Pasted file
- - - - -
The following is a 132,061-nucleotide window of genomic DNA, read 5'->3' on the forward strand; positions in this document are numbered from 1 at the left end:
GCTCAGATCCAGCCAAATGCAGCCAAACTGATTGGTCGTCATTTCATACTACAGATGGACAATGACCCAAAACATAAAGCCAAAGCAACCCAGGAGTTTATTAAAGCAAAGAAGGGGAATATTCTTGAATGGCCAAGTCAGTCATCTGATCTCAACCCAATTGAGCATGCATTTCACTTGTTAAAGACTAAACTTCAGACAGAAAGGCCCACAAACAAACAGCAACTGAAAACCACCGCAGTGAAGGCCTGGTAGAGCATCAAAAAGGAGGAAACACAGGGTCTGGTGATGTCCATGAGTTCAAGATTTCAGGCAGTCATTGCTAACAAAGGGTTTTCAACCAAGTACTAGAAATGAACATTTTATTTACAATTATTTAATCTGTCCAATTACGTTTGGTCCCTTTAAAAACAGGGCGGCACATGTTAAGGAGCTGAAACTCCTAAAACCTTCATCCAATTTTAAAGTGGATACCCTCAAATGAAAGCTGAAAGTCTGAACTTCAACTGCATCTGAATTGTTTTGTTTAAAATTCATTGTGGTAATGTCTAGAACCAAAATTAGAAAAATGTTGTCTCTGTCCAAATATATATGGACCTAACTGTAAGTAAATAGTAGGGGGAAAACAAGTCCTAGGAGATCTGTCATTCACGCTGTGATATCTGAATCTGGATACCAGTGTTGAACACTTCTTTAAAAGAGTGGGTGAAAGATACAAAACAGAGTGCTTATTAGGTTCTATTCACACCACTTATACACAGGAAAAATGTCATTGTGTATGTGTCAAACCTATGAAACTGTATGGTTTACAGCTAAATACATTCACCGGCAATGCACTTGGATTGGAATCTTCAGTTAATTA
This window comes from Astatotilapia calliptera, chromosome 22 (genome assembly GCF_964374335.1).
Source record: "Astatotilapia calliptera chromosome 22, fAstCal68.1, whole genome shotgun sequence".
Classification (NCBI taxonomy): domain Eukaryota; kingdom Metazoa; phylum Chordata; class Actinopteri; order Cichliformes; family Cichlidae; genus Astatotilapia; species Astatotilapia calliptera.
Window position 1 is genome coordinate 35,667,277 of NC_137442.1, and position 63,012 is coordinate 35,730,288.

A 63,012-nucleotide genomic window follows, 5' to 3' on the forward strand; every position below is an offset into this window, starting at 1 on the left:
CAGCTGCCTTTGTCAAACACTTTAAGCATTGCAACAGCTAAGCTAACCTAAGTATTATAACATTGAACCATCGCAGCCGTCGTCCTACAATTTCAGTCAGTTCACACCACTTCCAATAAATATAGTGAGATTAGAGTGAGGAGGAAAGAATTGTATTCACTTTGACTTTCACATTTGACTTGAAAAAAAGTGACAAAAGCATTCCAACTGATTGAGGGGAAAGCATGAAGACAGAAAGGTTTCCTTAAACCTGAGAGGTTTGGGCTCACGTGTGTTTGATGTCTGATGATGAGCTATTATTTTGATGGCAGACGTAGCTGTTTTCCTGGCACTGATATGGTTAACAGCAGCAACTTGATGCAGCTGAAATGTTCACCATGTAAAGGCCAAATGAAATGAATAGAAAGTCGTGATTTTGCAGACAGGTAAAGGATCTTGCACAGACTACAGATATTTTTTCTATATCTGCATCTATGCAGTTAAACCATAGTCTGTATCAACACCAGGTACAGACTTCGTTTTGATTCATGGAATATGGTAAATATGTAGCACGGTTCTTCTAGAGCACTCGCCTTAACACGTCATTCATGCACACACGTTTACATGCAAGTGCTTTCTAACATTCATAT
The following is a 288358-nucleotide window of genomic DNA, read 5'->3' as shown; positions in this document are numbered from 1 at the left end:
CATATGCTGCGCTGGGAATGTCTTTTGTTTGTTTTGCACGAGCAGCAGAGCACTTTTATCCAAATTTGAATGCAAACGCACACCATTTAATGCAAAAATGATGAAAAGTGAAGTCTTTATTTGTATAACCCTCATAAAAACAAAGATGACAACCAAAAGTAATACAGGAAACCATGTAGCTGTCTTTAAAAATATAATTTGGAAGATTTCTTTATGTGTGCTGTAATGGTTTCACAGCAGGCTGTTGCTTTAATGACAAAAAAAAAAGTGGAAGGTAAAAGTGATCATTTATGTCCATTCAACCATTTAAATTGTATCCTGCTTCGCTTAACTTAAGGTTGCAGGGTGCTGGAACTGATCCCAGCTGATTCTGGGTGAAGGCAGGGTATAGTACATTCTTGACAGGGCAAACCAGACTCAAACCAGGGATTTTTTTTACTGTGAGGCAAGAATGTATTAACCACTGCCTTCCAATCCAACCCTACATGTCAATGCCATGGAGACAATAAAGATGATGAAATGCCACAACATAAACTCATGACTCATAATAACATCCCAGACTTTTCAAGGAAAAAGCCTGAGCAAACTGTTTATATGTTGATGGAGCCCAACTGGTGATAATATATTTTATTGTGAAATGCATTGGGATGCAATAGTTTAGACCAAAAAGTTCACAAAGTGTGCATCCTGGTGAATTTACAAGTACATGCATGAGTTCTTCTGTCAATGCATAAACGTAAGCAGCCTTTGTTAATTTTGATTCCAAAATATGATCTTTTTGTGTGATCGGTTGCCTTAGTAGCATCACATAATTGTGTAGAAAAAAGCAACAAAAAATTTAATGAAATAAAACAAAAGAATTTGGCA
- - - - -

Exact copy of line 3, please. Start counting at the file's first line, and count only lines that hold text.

This window comes from Astatotilapia calliptera, chromosome 22 (genome assembly GCF_964374335.1).